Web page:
Wednesday, October 21, 2015

Movie with Abe: Asthma


Asthma
Directed by Jake Hoffman
Released October 23, 2015

Movies are often framed by the way in which their protagonists experience the world. If they do not perceive their interactions with others as worthy of their time and they walk through life in a constant haze created by some combination of drugs and medication, their cinematic story may reflect that worldview. In “Asthma,” which follows a heroin addict named Gus (Benedict Samuel) who steals a car in New York City and brings a tattoo artist (Krysten Ritter) along for the ride, the universe seems contained to that which is affecting Gus and the wild journey on which he is on.

Neither Gus nor his traveling companion, Ruby, are particularly motivated people. In the beginning of the film, Gus opts to cut a painting job short and try to kill himself, an attempt that does not succeed and prompts him instead to find a nice classic car on the street and start driving it around aimlessly. A chance meeting with the alluring Ruby and a blunt pickup line seem at first like they won’t lead anywhere, but when he runs into her on the street in his car the next day, a short and painless train ride to a client in Connecticut turns into a much longer journey thanks to a car wreck, lost service, and a sizeable walk that might not be as daunting for two more effort-inclined people.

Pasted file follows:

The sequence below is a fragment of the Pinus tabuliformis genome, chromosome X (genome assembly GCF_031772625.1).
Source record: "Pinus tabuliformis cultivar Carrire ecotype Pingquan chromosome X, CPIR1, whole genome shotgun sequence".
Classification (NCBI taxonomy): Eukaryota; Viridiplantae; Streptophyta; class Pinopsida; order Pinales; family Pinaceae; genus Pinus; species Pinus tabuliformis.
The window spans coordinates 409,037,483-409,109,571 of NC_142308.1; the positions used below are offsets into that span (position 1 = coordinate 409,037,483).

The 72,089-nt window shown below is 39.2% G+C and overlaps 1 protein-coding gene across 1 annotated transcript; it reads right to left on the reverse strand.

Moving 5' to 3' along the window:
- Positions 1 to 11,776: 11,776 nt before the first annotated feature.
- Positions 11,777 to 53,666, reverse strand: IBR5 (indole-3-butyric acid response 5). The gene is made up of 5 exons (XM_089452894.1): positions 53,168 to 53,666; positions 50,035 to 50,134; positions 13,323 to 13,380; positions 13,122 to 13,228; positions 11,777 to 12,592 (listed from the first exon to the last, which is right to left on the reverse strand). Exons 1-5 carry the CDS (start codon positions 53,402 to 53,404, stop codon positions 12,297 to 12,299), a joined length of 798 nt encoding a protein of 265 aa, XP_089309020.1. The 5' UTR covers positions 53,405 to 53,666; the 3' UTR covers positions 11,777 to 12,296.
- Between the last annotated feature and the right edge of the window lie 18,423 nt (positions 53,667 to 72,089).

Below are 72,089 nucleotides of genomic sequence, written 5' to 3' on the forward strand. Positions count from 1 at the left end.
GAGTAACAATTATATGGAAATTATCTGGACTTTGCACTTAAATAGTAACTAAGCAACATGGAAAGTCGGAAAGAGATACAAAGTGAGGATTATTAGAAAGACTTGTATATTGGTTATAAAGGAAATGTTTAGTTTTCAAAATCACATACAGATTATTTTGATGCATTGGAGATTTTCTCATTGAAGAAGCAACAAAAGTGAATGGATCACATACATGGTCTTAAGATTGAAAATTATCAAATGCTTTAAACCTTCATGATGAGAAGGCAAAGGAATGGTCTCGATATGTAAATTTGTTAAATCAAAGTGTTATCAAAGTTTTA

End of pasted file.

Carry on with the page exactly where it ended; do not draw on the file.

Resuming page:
The moments at which “Asthma” is most effective are when Gus and Ruby are alone together, entranced in their own world in a seemingly endless drive to New England from Manhattan. The film’s brief runtime – ninety minutes – is augmented by the focus put on that drive and on the solitary moments that Gus and Ruby share together. When they are around other people, Ruby turns into much more of a social butterfly while Gus retreats within himself and shuts off the world. Spending time with a bunch of hippies in rural Connecticut feels like it should be just the place for them, but it turns out that the vibe just can’t jive with Gus’ directionless nature.

Samuel has a certain look to him that makes him the perfect fit to play Gus, and the attitude he brings along with him works well too. Ritter is always immensely appealing thanks to the signature energy she brings to the roles she takes on, and while she is dependably good, this is far from her most formidable or impressive part. This film, like its characters, starts off on an interesting journey, but it doesn’t take them anywhere too startling or memorable. The fleeting nature of their escape contains much meaning but doesn’t translate to a fully rounded film.

C+

1 comment:

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